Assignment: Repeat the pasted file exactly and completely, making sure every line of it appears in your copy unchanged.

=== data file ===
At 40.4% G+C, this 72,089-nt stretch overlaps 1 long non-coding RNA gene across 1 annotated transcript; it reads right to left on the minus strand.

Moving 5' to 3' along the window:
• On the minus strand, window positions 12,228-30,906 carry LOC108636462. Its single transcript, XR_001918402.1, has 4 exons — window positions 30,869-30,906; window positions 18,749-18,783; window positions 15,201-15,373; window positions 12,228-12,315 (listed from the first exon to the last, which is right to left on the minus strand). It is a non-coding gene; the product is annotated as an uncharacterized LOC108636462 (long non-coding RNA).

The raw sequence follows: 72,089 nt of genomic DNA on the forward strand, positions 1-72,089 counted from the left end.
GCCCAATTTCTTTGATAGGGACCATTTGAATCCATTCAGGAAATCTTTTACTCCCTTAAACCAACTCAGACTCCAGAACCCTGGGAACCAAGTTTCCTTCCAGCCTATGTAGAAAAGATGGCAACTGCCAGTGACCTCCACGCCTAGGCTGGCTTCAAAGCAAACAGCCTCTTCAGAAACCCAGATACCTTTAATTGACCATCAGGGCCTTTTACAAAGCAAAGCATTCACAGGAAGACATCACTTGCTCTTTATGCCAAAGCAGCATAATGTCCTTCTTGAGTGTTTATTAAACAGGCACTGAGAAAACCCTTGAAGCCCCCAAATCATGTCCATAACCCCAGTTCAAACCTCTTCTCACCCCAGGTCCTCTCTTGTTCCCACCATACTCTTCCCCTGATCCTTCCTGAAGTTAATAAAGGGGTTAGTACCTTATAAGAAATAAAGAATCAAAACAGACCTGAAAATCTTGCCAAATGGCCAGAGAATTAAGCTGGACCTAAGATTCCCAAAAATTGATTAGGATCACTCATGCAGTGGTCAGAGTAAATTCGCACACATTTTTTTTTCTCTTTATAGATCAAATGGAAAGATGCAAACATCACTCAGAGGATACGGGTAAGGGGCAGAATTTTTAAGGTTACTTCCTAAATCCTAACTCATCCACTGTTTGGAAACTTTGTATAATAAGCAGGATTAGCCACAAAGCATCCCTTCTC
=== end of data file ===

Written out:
At 40.4% G+C, this 72,089-nt stretch overlaps 1 long non-coding RNA gene across 1 annotated transcript; it reads right to left on the minus strand.

Moving 5' to 3' along the window:
• On the minus strand, window positions 12,228-30,906 carry LOC108636462. Its single transcript, XR_001918402.1, has 4 exons — window positions 30,869-30,906; window positions 18,749-18,783; window positions 15,201-15,373; window positions 12,228-12,315 (listed from the first exon to the last, which is right to left on the minus strand). It is a non-coding gene; the product is annotated as an uncharacterized LOC108636462 (long non-coding RNA).

The raw sequence follows: 72,089 nt of genomic DNA on the forward strand, positions 1-72,089 counted from the left end.
GCCCAATTTCTTTGATAGGGACCATTTGAATCCATTCAGGAAATCTTTTACTCCCTTAAACCAACTCAGACTCCAGAACCCTGGGAACCAAGTTTCCTTCCAGCCTATGTAGAAAAGATGGCAACTGCCAGTGACCTCCACGCCTAGGCTGGCTTCAAAGCAAACAGCCTCTTCAGAAACCCAGATACCTTTAATTGACCATCAGGGCCTTTTACAAAGCAAAGCATTCACAGGAAGACATCACTTGCTCTTTATGCCAAAGCAGCATAATGTCCTTCTTGAGTGTTTATTAAACAGGCACTGAGAAAACCCTTGAAGCCCCCAAATCATGTCCATAACCCCAGTTCAAACCTCTTCTCACCCCAGGTCCTCTCTTGTTCCCACCATACTCTTCCCCTGATCCTTCCTGAAGTTAATAAAGGGGTTAGTACCTTATAAGAAATAAAGAATCAAAACAGACCTGAAAATCTTGCCAAATGGCCAGAGAATTAAGCTGGACCTAAGATTCCCAAAAATTGATTAGGATCACTCATGCAGTGGTCAGAGTAAATTCGCACACATTTTTTTTTCTCTTTATAGATCAAATGGAAAGATGCAAACATCACTCAGAGGATACGGGTAAGGGGCAGAATTTTTAAGGTTACTTCCTAAATCCTAACTCATCCACTGTTTGGAAACTTTGTATAATAAGCAGGATTAGCCACAAAGCATCCCTTCTC